The United Auto Workers union is urging its membership to quickly voice support for an increase in the corporate average fuel economy requirement that is favored by U.S. auto makers.
An amendment to the House energy bill proposed by Rep. Baron P. Hill (D-IN) and Rep. Lee Terry (R-NE) would raise CAFE to between 32 mpg (7.4 L/100 km) and 35 mpg (6.7 L/100 km) by the ’22 model year.
More importantly to auto makers, it also would assign specific CAFE standards to different classes of vehicles, such as cars, trucks and SUVs.
The Hill-Terry legislation runs against a more stringent proposal from Rep. Edward J. Markey (D-MA) and Rep. Todd Russell Platts (R-PA) that is backed by many Democrats and environmental groups, such as the Sierra Club.
The Markey bill eliminates the distinction between passenger cars and light trucks and mandates a 35-mpg CAFE standard for the combined car-truck fleets by 2018.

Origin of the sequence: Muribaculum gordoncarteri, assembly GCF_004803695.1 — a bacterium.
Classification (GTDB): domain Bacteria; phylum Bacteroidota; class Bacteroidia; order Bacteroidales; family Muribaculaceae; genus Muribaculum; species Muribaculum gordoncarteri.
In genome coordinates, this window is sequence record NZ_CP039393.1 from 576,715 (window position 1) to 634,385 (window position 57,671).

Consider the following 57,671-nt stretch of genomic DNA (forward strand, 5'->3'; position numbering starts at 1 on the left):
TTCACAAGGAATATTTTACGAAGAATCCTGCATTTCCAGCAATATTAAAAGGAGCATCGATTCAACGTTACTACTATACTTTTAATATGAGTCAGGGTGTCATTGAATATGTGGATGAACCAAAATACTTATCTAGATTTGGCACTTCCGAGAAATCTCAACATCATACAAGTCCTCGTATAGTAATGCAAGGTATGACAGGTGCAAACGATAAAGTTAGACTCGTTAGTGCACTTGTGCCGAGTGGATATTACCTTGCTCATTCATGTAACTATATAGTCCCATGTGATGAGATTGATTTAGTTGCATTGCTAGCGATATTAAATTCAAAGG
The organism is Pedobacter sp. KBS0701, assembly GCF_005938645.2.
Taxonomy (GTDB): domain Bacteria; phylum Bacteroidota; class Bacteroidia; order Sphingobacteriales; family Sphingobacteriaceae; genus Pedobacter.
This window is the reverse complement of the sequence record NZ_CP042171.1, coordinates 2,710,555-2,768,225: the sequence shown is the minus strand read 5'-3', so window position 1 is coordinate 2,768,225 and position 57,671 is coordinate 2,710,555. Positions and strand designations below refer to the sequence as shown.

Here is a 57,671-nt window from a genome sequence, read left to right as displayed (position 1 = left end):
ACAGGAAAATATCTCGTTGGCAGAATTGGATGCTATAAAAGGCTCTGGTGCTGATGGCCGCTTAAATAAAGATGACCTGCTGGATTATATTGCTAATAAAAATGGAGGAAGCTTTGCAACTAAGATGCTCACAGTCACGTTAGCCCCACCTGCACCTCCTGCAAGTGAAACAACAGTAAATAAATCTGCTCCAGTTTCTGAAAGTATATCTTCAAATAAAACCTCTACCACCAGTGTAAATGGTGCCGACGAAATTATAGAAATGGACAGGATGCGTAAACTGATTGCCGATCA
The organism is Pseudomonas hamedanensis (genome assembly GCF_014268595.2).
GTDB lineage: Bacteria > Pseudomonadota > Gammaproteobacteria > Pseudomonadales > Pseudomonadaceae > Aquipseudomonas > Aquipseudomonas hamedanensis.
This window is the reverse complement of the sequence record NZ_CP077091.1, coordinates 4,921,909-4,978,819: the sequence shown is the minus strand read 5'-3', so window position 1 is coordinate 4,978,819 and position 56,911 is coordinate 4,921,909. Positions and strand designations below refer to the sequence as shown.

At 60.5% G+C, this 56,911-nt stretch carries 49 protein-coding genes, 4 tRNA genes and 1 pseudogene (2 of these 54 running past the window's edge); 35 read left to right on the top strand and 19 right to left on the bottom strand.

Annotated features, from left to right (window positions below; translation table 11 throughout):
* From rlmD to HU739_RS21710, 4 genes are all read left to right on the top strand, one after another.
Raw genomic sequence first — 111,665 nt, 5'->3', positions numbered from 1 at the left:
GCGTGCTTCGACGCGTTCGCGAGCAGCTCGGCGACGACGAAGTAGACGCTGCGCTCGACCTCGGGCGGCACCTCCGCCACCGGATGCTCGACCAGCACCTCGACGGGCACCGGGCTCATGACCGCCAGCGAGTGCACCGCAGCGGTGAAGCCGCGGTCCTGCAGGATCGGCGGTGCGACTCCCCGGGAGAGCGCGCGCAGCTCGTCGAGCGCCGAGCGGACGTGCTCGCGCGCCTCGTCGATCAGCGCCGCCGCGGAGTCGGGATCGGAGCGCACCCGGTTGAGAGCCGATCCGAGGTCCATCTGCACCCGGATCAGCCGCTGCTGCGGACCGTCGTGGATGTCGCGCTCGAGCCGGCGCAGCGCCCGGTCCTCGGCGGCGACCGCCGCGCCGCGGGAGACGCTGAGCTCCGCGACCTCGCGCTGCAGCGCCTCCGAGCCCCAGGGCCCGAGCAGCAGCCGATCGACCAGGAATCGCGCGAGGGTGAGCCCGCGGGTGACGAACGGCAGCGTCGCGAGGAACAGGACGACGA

“This extreme, dangerous proposal is not economically or technologically feasible and would pose an enormous threat to the jobs and benefits of active and retired workers,” the UAW says in a letter sent to members Monday and obtained by Ward’s.
Although lawmakers led by Rep. John Dingell (D-MI) recently removed language for a new CAFE requirement from the House energy bill, it’s widely expected that Democrats keen to increase the average could try to push the Markey-Platts amendment onto the legislation this week.
The Senate approved in May a comprehensive energy bill that would raise the CAFE requirement to 35 mpg (6.7 L/100 km) from the current 25 mpg (9.4 L/100 km) standard by 2020.